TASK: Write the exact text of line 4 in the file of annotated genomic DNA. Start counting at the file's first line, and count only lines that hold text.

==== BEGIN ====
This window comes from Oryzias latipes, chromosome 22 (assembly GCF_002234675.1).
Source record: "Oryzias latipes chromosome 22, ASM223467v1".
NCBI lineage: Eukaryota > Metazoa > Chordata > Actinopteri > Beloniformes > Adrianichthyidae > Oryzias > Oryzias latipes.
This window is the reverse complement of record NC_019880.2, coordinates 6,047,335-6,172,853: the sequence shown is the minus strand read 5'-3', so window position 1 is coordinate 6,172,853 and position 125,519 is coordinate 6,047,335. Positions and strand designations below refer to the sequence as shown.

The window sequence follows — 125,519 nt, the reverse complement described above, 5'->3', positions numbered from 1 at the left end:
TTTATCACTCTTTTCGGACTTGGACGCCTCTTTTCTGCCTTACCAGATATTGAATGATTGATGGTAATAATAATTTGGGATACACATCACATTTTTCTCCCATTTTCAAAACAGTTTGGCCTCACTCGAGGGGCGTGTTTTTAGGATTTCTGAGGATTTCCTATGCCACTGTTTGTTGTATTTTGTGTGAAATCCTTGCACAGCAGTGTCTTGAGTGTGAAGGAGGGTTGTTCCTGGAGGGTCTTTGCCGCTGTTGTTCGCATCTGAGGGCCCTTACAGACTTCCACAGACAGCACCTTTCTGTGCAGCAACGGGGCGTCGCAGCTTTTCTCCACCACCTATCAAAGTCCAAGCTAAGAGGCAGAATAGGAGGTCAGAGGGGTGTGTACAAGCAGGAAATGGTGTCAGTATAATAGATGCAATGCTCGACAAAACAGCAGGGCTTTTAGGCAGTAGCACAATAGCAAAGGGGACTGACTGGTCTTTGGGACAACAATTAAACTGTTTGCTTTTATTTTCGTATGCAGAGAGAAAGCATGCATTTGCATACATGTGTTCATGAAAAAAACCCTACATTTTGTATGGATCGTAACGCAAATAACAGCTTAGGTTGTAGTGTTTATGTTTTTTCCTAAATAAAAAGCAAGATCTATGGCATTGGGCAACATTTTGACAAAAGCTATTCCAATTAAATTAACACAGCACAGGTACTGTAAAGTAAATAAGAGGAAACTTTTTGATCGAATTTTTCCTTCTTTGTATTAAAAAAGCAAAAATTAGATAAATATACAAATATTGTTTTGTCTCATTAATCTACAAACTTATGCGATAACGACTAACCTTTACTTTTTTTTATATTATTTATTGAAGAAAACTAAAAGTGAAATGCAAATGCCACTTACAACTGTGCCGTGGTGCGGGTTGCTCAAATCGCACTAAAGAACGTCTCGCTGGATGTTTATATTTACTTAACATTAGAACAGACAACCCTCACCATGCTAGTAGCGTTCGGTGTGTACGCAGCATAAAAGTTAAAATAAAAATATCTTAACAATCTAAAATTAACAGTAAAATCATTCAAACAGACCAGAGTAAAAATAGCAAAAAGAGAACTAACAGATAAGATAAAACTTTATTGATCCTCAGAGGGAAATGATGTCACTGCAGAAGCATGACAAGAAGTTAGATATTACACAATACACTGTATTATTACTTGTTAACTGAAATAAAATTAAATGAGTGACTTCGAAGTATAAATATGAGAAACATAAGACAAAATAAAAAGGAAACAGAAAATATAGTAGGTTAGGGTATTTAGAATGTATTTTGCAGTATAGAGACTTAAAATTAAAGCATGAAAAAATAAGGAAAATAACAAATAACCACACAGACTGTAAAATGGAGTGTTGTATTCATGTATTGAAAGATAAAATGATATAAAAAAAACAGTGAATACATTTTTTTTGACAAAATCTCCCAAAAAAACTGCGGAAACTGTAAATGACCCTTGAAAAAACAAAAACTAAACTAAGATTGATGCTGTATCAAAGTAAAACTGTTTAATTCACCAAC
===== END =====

This window is the reverse complement of record NC_019880.2, coordinates 6,047,335-6,172,853: the sequence shown is the minus strand read 5'-3', so window position 1 is coordinate 6,172,853 and position 125,519 is coordinate 6,047,335. Positions and strand designations below refer to the sequence as shown.